Kent Syverud doesn’t like his office. At least not in its current state.
He has plans to change it, though. He’s already removed a small wall dividing the office to make it more open, and wants to remove the long, brown conference table.
But his office, he says, isn’t an appropriate place to pour money into yet. To Syracuse University’s newest chancellor, there’s a lot more to the university than the person sitting on the top floor of Crouse-Hinds Hall.
His life is sprinkled throughout the room. The Asian art on the wall, the red Everlast boxing gloves and the big white binder of his speeches tucked in the shelf of a bookcase. A Sandra Day O’Connor bobble head nods, paying homage to his time working for the former Supreme Court justice. Photos of his family — specifically his wife, Ruth Chen, and three sons, Steven, Brian and David — sit on his desk and along bookshelves.
One of his desks is a five-feet tall table with two PC computers. Syverud prefers to stand there and work rather than sit — he jokes it’s his way of avoiding the Freshman 15. And right below the computers lays a small, yellow sticker.
It reads: “…this will help the students because…”
A day in the life of Kent Syverud consists of shaking a lot of hands — today it was 287. It’s a day where he writes notes in his black Moleskine notebook and converses with SU employees who, all together, have worked more years than there are feet in a mile. It’s a day where he observes the life of a student, catching a presentation in Peck Hall. It’s a day where he discusses with students how he can better communicate with the younger generation.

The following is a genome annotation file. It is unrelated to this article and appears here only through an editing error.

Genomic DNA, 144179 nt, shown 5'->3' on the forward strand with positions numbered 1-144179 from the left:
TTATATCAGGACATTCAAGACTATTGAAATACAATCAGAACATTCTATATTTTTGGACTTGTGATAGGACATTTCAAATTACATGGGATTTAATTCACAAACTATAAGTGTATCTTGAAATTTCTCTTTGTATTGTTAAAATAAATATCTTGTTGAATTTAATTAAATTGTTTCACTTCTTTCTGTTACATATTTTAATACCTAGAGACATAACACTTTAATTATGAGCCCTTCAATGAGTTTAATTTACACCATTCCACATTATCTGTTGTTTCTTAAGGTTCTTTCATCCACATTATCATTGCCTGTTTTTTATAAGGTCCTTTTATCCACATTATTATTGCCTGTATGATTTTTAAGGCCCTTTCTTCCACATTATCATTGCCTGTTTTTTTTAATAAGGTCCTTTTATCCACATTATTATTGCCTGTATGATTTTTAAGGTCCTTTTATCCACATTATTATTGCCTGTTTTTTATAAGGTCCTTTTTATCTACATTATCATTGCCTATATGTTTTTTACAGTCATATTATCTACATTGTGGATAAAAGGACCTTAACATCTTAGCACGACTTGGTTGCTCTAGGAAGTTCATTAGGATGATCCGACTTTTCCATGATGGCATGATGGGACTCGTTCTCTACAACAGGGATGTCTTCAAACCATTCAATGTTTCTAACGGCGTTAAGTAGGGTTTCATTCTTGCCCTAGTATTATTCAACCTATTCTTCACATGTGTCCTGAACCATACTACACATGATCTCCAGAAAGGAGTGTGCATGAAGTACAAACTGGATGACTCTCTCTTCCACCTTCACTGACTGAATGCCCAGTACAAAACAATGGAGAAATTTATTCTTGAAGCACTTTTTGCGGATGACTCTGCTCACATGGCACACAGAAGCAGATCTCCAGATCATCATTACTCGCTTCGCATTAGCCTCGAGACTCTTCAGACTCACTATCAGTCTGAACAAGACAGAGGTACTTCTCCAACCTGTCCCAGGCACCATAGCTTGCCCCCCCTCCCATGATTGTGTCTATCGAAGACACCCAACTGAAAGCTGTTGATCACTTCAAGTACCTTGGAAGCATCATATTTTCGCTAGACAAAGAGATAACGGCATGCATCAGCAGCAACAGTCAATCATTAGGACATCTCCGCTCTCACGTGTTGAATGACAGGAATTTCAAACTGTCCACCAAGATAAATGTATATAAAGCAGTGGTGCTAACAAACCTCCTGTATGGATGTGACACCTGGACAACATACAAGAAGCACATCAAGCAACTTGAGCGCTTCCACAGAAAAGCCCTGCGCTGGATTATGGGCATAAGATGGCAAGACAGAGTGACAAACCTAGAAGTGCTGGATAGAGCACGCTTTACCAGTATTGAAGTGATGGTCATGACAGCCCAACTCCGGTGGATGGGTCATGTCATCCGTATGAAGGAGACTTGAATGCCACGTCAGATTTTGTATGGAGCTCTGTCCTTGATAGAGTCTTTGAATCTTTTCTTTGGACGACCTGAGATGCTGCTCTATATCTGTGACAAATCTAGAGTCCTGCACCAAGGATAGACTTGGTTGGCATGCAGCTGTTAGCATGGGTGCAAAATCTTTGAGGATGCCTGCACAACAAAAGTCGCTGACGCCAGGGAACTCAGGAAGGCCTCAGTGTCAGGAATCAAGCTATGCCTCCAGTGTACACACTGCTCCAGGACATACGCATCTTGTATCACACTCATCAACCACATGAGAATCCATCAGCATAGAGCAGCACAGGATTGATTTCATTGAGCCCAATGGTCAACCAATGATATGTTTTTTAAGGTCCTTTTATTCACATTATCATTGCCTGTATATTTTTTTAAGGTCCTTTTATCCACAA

He wears a black suit, with a white shirt and a tie — on Monday, its gold with little bumblebees. The chancellor’s day is mostly consumed with meetings — ranging from senior leadership to office staff to alumni to campus events. But he sees students every day, especially since the move to his new home: the chancellor’s residence on Comstock Avenue.
“I feel like I’m the only person over the age of 30 in a ten block radius,” Syverud says, laughing. “But everyone has been really great. I love seeing students early in the morning when I walk my dog.”
His day begins with breakfast at the Sheraton Syracuse University Hotel & Conference Center with SU employees being recognized for more than 25 years of service. He was slated to arrive at 8 a.m., but Syverud arrives early, meeting everyone at every table. He wears a nametag and introduces himself every time.
Like every speech he would go on to give that day, he opened with a quick joke and thanked everyone who made the event possible. He mentioned the employees at the Sheraton, who had taken care of him and his wife and who had hosted many SU events. He thanked the employees for their work, which “is often taken for granted in the background.”
“I’ve learned that this place is really held together by people for whom this is not a job just, but a calling. This is a community that matters to them, and it matters to them to do a job well day after day, chancellor after chancellor,” he said. “I haven’t been to a university where people stick with it loyally as a career as frequently as Syracuse. I think that’s one thing that makes us stand apart and makes us better than our peers.”
When the breakfast ends, Syverud shakes some more hands and hugs those who helped plan the event. He walks back to his office — he walks almost everywhere on campus.
His first official meeting of the day is with the university’s senior leadership, where they prepare for the upcoming Board of Trustees meeting. Syverud sits at the head of the table — that same table he wants to get rid of — with Eric Spina, vice chancellor and provost, sitting to his left and Lou Marcoccia, executive vice president and chief financial officer, on his right.